Hayward’s United States Gazetteer (1853) page 486

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Broadway at Union Square, which open avenues
entirely across the city, from river to river, though
there are several others through which a contin-
uous course may be pursued for nearly the whole
distance. Such are Grand, Broome, Houston,
and Fourth Streets, which are continuous from
the East River to that section of the city on the
North River side called Greenwich. No city can
exhibit a more regular and beautiful plan than
this, in all that portion of it which has grown
up since the survey completed in 1821. This
survey, which occupied about 10 years, under
the direction of Gouverneur Morris, De Witt Clin-
ton, and others, commissioners appointed by the
legislature for the purpose, was extended as far
N. as One Hundred Fifty-Fourth Street, 9| miles
from the Battery.

It is impossible here to notice all the important
streets in this London of America. Broadway is
the great promenade of the city, and one of the
grandest streets in the world. It is elegantly
built, with many houses, hotels, stores, and church
edifices, which are costly and beautiful specimens
of architecture. Here may be found the most
extensive and brilliant display of dry goods and
fancy articles, at wholesale and retail, particularly
the latter. The Bowery is a wide street E. of
Broadway, running from Chatham Square N.,
connecting with the Third and Fourth Avenues,
and forming the principal entrance into the heart
of the city from Haerlem, on the N. E. The
Haerlem Railroad is laid on the Fourth Avenue
and the Bowery; and the Third Avenue is a
McAdamized road to Haerlem. Chatham Street,
connecting the Bowery through Chatham Square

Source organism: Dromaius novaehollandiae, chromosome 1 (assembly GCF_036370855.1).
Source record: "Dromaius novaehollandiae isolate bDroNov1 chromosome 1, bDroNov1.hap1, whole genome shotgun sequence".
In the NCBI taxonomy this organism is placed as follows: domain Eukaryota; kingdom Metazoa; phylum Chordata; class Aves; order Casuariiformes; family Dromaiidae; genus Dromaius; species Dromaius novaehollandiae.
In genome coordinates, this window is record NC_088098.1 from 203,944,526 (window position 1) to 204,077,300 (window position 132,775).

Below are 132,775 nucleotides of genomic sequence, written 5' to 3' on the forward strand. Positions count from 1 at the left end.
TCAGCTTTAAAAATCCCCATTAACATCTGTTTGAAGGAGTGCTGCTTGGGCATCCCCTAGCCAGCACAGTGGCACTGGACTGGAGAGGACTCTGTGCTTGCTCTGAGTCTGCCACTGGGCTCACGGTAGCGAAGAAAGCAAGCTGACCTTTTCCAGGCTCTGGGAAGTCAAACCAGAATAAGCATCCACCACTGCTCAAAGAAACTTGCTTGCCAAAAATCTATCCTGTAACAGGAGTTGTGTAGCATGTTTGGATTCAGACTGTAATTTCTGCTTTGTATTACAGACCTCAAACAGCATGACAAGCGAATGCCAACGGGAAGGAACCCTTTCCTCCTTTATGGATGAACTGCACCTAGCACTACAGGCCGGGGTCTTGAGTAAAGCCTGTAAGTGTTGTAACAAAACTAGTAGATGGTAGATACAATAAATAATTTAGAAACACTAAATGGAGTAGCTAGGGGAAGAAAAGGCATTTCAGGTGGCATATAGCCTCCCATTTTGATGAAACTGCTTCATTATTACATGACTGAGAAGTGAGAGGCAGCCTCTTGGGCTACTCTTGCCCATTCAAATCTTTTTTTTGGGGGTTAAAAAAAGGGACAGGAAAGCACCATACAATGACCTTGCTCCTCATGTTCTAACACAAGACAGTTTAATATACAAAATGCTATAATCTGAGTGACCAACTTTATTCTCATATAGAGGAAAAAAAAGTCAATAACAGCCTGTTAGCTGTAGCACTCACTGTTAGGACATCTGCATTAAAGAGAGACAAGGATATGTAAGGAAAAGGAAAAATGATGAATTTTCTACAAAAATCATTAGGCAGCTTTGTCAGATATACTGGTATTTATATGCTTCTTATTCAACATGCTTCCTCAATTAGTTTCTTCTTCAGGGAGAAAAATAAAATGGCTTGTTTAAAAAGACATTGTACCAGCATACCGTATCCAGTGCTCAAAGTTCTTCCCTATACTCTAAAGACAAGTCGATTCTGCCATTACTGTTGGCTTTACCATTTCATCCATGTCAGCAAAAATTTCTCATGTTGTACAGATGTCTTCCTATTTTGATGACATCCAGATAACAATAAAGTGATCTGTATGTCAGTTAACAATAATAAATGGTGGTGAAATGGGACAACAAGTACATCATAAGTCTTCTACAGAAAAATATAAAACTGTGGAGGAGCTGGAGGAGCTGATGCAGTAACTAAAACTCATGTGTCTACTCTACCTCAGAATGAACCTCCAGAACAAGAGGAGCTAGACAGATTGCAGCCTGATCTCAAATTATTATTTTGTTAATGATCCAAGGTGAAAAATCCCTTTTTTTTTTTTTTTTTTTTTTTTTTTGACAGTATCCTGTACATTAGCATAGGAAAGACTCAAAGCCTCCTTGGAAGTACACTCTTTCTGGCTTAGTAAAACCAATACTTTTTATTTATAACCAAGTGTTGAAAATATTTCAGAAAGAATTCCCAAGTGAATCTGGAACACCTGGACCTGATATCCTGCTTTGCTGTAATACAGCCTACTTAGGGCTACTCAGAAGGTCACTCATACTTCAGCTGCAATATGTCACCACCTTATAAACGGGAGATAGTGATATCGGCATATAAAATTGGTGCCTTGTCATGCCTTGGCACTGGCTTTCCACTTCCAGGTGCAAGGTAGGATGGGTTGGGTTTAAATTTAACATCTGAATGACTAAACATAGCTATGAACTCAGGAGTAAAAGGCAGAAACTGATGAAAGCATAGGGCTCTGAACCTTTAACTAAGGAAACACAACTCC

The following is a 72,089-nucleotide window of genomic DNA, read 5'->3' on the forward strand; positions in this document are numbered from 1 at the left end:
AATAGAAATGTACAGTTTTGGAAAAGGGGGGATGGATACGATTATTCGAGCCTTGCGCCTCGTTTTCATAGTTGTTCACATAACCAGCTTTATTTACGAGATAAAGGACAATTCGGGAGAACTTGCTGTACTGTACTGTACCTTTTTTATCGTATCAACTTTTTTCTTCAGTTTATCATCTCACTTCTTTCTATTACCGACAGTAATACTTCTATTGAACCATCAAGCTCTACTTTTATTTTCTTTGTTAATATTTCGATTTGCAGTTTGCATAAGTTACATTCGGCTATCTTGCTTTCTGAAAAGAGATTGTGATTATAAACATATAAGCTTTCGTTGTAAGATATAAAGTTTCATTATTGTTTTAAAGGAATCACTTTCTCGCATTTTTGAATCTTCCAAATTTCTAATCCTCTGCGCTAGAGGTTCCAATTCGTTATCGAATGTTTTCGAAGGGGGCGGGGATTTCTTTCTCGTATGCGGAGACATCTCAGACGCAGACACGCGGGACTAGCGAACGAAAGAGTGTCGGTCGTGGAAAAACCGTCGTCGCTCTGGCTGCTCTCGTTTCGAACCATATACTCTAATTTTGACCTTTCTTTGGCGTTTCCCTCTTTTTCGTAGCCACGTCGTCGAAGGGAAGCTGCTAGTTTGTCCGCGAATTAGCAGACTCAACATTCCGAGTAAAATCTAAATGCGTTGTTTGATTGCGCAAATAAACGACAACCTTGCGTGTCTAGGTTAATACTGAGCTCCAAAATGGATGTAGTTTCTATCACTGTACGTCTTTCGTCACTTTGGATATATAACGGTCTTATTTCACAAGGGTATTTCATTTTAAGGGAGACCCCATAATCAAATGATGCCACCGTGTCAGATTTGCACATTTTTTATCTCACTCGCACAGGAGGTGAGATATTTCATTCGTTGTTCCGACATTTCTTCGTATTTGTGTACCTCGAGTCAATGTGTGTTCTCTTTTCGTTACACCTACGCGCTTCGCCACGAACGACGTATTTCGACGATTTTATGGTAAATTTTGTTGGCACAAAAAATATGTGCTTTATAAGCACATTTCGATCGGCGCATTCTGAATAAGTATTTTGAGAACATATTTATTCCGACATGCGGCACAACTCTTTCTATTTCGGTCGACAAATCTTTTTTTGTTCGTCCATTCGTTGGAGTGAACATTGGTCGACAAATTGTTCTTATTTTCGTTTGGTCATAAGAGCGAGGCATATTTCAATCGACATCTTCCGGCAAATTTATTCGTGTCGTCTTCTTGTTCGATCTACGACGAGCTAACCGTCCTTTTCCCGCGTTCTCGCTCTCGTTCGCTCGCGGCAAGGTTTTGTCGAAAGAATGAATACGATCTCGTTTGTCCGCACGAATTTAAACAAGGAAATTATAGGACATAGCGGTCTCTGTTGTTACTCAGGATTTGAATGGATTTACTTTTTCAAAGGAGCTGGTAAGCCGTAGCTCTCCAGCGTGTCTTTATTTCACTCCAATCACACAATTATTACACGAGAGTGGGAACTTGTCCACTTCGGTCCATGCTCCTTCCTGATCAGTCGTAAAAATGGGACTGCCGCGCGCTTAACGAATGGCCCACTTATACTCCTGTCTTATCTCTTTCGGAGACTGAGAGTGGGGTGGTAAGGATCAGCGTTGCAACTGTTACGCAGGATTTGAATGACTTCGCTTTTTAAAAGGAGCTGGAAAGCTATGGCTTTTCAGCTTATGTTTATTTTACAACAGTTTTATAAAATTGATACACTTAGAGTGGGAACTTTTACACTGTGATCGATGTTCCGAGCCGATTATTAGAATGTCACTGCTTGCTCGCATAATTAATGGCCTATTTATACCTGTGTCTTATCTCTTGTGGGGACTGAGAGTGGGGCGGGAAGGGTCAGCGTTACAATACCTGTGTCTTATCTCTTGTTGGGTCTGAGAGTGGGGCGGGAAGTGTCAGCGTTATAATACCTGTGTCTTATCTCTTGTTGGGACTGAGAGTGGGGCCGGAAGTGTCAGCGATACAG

with Broadway at the Park, and which, in early
days, while the Park was a pasture for cattle, and
Broadway extended no farther N., was laid out
and designated as the “ High Road to Boston,''
is a great and crowded thoroughfare, distin-
guished for its numerous clothing stores. East
Broadway, running from Chatham Square paral-
lel to the East River, and Henry, Madison, and
Munroe Streets, between this and the river, are
broad and straight streets, handsomely built.
Pearl Street, between Broadway and East River,
is in a crescent form, over a mile in length, and
is the principal seat of the wholesale dry goods
and hardware business, which also extends into
Cedar, Pine, and other adjacent streets. South
Street, running along the margin of East River,
contains the warehouses and offices of the princi-
pal shipping merchants. In front of it are docks
and slips, and a dense forest of masts. Wall
Street extends from Broadway to the East River,
and is occupied with banks, brokers', insurance,
and newspaper offices. The Custom House and
the Merchants' Exchange are here. This street is
the centre of the heaviest money operations in
the United States. Greenwich Street, W. of
Broadway, is a long, wide, and nearly straight
street, extending from the Battery, parallel to the
Hudson River, nearly 2| miles. Hudson Street,
running parallel to this, from Chamber Street
to the Ninth Avenue, is wide, straight, and
well built in many of its parts. It is over 1|
miles in length. Canal Street, half a mile N. of
the City Hall, is a wide street, commencing at
Centre Street, crossing Broadway, and extend-
ing to the North River, and is the seat of an
extensive retail business. There is a large cov-
ered canal under this street. This was the north-
ern terminus of Broadway in 1800, and far
beyond the thickly-settled part of the city. It is